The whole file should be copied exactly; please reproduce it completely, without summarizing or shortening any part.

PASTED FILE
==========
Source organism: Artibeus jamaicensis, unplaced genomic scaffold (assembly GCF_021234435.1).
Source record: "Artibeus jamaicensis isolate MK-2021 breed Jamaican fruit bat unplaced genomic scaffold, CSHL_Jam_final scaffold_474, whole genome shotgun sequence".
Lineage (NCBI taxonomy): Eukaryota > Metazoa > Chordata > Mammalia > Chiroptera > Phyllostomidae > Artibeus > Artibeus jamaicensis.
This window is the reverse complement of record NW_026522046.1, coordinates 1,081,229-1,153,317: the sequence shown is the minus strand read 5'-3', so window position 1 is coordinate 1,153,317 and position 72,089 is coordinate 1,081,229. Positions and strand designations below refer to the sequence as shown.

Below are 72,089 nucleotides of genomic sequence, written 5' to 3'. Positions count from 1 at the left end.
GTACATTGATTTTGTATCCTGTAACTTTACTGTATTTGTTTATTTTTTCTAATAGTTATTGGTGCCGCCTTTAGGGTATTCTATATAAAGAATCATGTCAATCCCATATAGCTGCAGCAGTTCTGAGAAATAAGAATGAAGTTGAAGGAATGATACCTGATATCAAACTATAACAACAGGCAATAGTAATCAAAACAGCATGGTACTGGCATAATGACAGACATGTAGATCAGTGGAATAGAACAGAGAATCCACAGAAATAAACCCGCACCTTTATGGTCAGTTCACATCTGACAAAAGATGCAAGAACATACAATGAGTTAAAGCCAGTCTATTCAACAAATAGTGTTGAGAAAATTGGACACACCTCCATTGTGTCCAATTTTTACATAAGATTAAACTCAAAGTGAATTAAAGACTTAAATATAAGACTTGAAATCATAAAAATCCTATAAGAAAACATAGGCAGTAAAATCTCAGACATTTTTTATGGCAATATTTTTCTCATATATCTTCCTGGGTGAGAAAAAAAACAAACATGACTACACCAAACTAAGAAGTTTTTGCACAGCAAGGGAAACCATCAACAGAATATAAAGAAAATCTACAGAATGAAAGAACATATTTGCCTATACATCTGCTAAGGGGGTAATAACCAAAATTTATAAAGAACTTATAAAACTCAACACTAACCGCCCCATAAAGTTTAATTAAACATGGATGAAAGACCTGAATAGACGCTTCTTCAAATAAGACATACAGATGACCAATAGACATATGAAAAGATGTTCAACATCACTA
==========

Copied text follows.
Source organism: Artibeus jamaicensis, unplaced genomic scaffold (assembly GCF_021234435.1).
Source record: "Artibeus jamaicensis isolate MK-2021 breed Jamaican fruit bat unplaced genomic scaffold, CSHL_Jam_final scaffold_474, whole genome shotgun sequence".
Lineage (NCBI taxonomy): Eukaryota > Metazoa > Chordata > Mammalia > Chiroptera > Phyllostomidae > Artibeus > Artibeus jamaicensis.
This window is the reverse complement of record NW_026522046.1, coordinates 1,081,229-1,153,317: the sequence shown is the minus strand read 5'-3', so window position 1 is coordinate 1,153,317 and position 72,089 is coordinate 1,081,229. Positions and strand designations below refer to the sequence as shown.

Below are 72,089 nucleotides of genomic sequence, written 5' to 3'. Positions count from 1 at the left end.
GTACATTGATTTTGTATCCTGTAACTTTACTGTATTTGTTTATTTTTTCTAATAGTTATTGGTGCCGCCTTTAGGGTATTCTATATAAAGAATCATGTCAATCCCATATAGCTGCAGCAGTTCTGAGAAATAAGAATGAAGTTGAAGGAATGATACCTGATATCAAACTATAACAACAGGCAATAGTAATCAAAACAGCATGGTACTGGCATAATGACAGACATGTAGATCAGTGGAATAGAACAGAGAATCCACAGAAATAAACCCGCACCTTTATGGTCAGTTCACATCTGACAAAAGATGCAAGAACATACAATGAGTTAAAGCCAGTCTATTCAACAAATAGTGTTGAGAAAATTGGACACACCTCCATTGTGTCCAATTTTTACATAAGATTAAACTCAAAGTGAATTAAAGACTTAAATATAAGACTTGAAATCATAAAAATCCTATAAGAAAACATAGGCAGTAAAATCTCAGACATTTTTTATGGCAATATTTTTCTCATATATCTTCCTGGGTGAGAAAAAAAACAAACATGACTACACCAAACTAAGAAGTTTTTGCACAGCAAGGGAAACCATCAACAGAATATAAAGAAAATCTACAGAATGAAAGAACATATTTGCCTATACATCTGCTAAGGGGGTAATAACCAAAATTTATAAAGAACTTATAAAACTCAACACTAACCGCCCCATAAAGTTTAATTAAACATGGATGAAAGACCTGAATAGACGCTTCTTCAAATAAGACATACAGATGACCAATAGACATATGAAAAGATGTTCAACATCACTA